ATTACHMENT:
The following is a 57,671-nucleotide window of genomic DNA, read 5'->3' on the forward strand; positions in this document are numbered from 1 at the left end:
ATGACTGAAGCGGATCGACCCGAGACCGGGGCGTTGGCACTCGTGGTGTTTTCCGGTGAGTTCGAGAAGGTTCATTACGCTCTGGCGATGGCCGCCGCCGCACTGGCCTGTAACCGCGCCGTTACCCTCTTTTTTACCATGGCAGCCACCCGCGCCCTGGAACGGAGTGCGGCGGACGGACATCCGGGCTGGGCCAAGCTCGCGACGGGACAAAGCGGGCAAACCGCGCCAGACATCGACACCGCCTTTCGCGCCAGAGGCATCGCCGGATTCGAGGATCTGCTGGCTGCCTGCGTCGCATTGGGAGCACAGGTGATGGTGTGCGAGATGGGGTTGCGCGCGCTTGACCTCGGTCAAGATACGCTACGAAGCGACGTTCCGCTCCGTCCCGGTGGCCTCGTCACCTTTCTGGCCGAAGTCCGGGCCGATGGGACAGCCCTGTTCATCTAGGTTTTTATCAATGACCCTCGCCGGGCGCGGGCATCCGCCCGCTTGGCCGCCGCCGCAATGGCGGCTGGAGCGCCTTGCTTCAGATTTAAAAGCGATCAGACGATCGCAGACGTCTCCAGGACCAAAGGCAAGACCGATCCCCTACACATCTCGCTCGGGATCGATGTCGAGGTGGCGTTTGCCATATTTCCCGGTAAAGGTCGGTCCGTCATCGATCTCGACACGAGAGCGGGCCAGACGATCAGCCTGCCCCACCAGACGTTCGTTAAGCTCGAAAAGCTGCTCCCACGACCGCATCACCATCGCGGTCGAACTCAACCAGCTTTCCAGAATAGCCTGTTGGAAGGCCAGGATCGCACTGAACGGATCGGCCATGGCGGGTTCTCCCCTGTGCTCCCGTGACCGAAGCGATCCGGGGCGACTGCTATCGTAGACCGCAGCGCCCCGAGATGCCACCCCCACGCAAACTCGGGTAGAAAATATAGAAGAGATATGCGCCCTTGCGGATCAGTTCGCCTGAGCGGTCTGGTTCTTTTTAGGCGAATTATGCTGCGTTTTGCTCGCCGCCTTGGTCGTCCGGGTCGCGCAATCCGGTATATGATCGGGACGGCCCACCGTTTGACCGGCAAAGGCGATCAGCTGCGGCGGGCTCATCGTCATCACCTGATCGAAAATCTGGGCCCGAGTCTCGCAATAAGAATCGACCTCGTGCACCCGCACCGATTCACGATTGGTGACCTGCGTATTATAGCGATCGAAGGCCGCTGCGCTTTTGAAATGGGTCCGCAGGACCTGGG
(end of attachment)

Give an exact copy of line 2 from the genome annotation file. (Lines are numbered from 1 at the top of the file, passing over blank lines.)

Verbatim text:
ATGACTGAAGCGGATCGACCCGAGACCGGGGCGTTGGCACTCGTGGTGTTTTCCGGTGAGTTCGAGAAGGTTCATTACGCTCTGGCGATGGCCGCCGCCGCACTGGCCTGTAACCGCGCCGTTACCCTCTTTTTTACCATGGCAGCCACCCGCGCCCTGGAACGGAGTGCGGCGGACGGACATCCGGGCTGGGCCAAGCTCGCGACGGGACAAAGCGGGCAAACCGCGCCAGACATCGACACCGCCTTTCGCGCCAGAGGCATCGCCGGATTCGAGGATCTGCTGGCTGCCTGCGTCGCATTGGGAGCACAGGTGATGGTGTGCGAGATGGGGTTGCGCGCGCTTGACCTCGGTCAAGATACGCTACGAAGCGACGTTCCGCTCCGTCCCGGTGGCCTCGTCACCTTTCTGGCCGAAGTCCGGGCCGATGGGACAGCCCTGTTCATCTAGGTTTTTATCAATGACCCTCGCCGGGCGCGGGCATCCGCCCGCTTGGCCGCCGCCGCAATGGCGGCTGGAGCGCCTTGCTTCAGATTTAAAAGCGATCAGACGATCGCAGACGTCTCCAGGACCAAAGGCAAGACCGATCCCCTACACATCTCGCTCGGGATCGATGTCGAGGTGGCGTTTGCCATATTTCCCGGTAAAGGTCGGTCCGTCATCGATCTCGACACGAGAGCGGGCCAGACGATCAGCCTGCCCCACCAGACGTTCGTTAAGCTCGAAAAGCTGCTCCCACGACCGCATCACCATCGCGGTCGAACTCAACCAGCTTTCCAGAATAGCCTGTTGGAAGGCCAGGATCGCACTGAACGGATCGGCCATGGCGGGTTCTCCCCTGTGCTCCCGTGACCGAAGCGATCCGGGGCGACTGCTATCGTAGACCGCAGCGCCCCGAGATGCCACCCCCACGCAAACTCGGGTAGAAAATATAGAAGAGATATGCGCCCTTGCGGATCAGTTCGCCTGAGCGGTCTGGTTCTTTTTAGGCGAATTATGCTGCGTTTTGCTCGCCGCCTTGGTCGTCCGGGTCGCGCAATCCGGTATATGATCGGGACGGCCCACCGTTTGACCGGCAAAGGCGATCAGCTGCGGCGGGCTCATCGTCATCACCTGATCGAAAATCTGGGCCCGAGTCTCGCAATAAGAATCGACCTCGTGCACCCGCACCGATTCACGATTGGTGACCTGCGTATTATAGCGATCGAAGGCCGCTGCGCTTTTGAAATGGGTCCGCAGGACCTGGG